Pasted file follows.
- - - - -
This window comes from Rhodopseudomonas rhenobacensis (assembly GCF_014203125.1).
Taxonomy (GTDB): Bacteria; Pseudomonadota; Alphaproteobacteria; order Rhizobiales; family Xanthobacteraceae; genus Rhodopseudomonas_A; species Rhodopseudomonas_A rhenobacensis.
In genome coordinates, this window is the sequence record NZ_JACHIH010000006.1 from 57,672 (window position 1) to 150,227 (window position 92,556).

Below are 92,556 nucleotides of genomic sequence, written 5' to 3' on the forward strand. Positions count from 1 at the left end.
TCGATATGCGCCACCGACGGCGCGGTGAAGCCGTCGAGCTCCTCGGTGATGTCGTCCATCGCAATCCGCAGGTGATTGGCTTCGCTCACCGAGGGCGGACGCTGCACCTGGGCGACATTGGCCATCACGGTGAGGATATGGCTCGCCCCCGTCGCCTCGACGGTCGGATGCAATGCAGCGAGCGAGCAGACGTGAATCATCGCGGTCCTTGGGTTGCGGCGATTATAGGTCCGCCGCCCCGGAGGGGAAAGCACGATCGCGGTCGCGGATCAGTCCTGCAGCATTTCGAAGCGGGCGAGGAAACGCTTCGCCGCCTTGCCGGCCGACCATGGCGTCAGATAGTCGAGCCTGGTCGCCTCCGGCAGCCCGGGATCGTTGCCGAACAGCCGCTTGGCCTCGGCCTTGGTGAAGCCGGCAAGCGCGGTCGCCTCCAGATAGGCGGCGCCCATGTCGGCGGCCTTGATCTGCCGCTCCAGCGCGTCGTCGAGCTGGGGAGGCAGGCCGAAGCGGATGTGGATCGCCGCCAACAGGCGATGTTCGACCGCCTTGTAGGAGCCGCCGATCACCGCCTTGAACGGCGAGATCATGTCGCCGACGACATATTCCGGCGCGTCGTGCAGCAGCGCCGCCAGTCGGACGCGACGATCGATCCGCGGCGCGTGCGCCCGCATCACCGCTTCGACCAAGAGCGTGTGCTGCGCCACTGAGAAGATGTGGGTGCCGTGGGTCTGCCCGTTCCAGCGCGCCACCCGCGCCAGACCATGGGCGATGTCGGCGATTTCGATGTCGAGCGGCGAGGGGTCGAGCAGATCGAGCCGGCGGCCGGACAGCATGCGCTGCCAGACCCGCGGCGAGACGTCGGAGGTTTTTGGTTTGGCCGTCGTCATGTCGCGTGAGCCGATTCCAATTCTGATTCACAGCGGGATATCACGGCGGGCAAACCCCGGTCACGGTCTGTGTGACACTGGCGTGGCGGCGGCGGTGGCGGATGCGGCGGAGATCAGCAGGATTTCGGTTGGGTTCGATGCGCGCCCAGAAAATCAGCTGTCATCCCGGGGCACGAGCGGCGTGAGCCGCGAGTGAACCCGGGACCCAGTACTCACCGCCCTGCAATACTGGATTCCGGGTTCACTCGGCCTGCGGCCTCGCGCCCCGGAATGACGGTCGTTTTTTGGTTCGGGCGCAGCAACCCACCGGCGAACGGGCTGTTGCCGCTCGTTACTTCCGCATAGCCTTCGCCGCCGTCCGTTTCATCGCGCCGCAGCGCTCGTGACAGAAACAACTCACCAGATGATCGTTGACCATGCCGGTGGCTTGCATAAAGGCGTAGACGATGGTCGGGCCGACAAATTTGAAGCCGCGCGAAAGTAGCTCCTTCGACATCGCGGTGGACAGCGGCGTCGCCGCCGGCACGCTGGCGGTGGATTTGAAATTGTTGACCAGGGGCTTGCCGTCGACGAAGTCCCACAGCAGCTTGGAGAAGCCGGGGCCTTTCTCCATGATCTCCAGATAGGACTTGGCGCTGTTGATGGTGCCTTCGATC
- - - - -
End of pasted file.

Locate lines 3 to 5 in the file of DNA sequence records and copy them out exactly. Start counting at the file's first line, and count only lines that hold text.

In genome coordinates, this window is the sequence record NZ_JACHIH010000006.1 from 57,672 (window position 1) to 150,227 (window position 92,556).

Below are 92,556 nucleotides of genomic sequence, written 5' to 3' on the forward strand. Positions count from 1 at the left end.
TCGATATGCGCCACCGACGGCGCGGTGAAGCCGTCGAGCTCCTCGGTGATGTCGTCCATCGCAATCCGCAGGTGATTGGCTTCGCTCACCGAGGGCGGACGCTGCACCTGGGCGACATTGGCCATCACGGTGAGGATATGGCTCGCCCCCGTCGCCTCGACGGTCGGATGCAATGCAGCGAGCGAGCAGACGTGAATCATCGCGGTCCTTGGGTTGCGGCGATTATAGGTCCGCCGCCCCGGAGGGGAAAGCACGATCGCGGTCGCGGATCAGTCCTGCAGCATTTCGAAGCGGGCGAGGAAACGCTTCGCCGCCTTGCCGGCCGACCATGGCGTCAGATAGTCGAGCCTGGTCGCCTCCGGCAGCCCGGGATCGTTGCCGAACAGCCGCTTGGCCTCGGCCTTGGTGAAGCCGGCAAGCGCGGTCGCCTCCAGATAGGCGGCGCCCATGTCGGCGGCCTTGATCTGCCGCTCCAGCGCGTCGTCGAGCTGGGGAGGCAGGCCGAAGCGGATGTGGATCGCCGCCAACAGGCGATGTTCGACCGCCTTGTAGGAGCCGCCGATCACCGCCTTGAACGGCGAGATCATGTCGCCGACGACATATTCCGGCGCGTCGTGCAGCAGCGCCGCCAGTCGGACGCGACGATCGATCCGCGGCGCGTGCGCCCGCATCACCGCTTCGACCAAGAGCGTGTGCTGCGCCACTGAGAAGATGTGGGTGCCGTGGGTCTGCCCGTTCCAGCGCGCCACCCGCGCCAGACCATGGGCGATGTCGGCGATTTCGATGTCGAGCGGCGAGGGGTCGAGCAGATCGAGCCGGCGGCCGGACAGCATGCGCTGCCAGACCCGCGGCGAGACGTCGGAGGTTTTTGGTTTGGCCGTCGTCATGTCGCGTGAGCCGATTCCAATTCTGATTCACAGCGGGATATCACGGCGGGCAAACCCCGGTCACGGTCTGTGTGACACTGGCGTGGCGGCGGCGGTGGCGGATGCGGCGGAGATCAGCAGGATTTCGGTTGGGTTCGATGCGCGCCCAGAAAATCAGCTGTCATCCCGGGGCACGAGCGGCGTGAGCCGCGAGTGAACCCGGGACCCAGTACTCACCGCCCTGCAATACTGGATTCCGGGTTCACTCGGCCTGCGGCCTCGCGCCCCGGAATGACGGTCGTTTTTTGGTTCGGGCGCAGCAACCCACCGGCGAACGGGCTGTTGCCGCTCGTTACTTCCGCATAGCCTTCGCCGCCGTCCGTTTCATCGCGCCGCAGCGCTCGTGACAGAAACAACTCACCAGATGATCGTTGACCATGCCGGTGGCTTGCATAAAGGCGTAGACGATGGTCGGGCCGACAAATTTGAAGCCGCGCGAAAGTAGCTCCTTCGACATCGCGGTGGACAGCGGCGTCGCCGCCGGCACGCTGGCGGTGGATTTGAAATTGTTGACCAGGGGCTTGCCGTCGACGAAGTCCCACAGCAGCTTGGAGAAGCCGGGGCCTTTCTCCATGATCTCCAGATAGGACTTGGCGCTGTTGATGGTGCCTTCGATC